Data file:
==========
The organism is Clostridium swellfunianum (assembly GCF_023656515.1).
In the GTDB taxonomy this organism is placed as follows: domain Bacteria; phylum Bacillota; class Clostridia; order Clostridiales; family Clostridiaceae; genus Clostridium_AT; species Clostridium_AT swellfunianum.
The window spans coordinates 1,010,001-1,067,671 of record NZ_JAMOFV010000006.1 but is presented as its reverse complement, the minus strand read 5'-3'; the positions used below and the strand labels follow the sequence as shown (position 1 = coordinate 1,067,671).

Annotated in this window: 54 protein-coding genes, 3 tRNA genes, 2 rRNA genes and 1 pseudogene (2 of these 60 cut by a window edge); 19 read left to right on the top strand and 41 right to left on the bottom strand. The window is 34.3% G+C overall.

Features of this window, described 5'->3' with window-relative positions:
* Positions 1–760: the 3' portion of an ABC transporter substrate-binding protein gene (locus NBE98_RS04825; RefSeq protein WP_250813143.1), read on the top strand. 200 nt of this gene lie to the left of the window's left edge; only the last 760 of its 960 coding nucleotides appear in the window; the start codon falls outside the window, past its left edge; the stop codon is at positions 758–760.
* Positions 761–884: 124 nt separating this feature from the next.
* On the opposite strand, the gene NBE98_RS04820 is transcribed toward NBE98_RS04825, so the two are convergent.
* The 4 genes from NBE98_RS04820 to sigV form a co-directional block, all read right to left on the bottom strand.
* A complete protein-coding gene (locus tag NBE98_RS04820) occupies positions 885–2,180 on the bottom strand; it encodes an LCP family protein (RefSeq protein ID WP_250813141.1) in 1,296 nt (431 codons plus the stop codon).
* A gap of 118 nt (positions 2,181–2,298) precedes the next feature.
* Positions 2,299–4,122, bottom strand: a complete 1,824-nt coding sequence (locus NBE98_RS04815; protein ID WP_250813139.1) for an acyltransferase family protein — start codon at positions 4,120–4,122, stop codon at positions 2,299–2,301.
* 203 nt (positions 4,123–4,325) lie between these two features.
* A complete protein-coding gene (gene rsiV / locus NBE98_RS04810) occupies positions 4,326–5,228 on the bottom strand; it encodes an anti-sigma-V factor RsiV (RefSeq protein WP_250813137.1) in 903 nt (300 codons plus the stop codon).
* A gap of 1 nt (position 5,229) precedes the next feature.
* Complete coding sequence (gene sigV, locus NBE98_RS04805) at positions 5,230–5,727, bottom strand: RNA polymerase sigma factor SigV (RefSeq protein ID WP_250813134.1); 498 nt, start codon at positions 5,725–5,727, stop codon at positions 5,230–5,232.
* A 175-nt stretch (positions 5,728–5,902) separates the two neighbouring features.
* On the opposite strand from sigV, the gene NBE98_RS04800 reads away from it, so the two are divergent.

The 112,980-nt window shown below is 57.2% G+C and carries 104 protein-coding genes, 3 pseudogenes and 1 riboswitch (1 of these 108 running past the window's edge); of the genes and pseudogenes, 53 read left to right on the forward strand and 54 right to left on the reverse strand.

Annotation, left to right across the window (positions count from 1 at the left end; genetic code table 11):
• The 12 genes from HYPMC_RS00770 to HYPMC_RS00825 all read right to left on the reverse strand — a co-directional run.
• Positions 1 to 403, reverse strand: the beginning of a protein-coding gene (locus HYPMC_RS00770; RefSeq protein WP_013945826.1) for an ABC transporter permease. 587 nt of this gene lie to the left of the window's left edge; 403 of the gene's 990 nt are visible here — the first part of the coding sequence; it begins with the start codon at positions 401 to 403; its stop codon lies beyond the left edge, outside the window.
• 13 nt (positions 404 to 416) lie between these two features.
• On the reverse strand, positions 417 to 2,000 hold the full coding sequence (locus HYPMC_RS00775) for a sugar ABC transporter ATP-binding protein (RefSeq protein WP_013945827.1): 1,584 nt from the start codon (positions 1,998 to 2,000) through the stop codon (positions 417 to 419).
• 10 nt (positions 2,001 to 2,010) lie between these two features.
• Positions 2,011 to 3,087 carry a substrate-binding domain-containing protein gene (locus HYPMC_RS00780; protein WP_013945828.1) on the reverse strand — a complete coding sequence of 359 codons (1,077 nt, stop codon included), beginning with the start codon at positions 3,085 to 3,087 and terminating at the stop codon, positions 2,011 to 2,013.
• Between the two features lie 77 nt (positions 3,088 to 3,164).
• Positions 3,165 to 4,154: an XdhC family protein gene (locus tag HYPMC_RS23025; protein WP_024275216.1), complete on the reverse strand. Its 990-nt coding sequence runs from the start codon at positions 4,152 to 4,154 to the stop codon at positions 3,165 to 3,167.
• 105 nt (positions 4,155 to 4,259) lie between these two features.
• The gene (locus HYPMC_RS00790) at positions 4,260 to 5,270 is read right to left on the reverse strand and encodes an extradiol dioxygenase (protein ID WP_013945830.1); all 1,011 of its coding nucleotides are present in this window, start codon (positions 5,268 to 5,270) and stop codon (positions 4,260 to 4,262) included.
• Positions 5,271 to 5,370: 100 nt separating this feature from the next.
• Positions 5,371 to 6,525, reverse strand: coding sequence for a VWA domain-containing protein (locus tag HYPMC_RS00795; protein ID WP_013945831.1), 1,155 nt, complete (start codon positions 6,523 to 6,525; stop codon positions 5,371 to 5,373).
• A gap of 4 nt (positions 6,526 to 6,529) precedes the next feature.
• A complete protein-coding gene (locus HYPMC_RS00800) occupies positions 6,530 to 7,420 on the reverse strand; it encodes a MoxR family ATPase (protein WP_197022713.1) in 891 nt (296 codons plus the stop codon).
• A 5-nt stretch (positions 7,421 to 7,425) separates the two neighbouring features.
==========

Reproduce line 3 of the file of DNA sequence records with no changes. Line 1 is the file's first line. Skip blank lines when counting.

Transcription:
The window spans coordinates 1,010,001-1,067,671 of record NZ_JAMOFV010000006.1 but is presented as its reverse complement, the minus strand read 5'-3'; the positions used below and the strand labels follow the sequence as shown (position 1 = coordinate 1,067,671).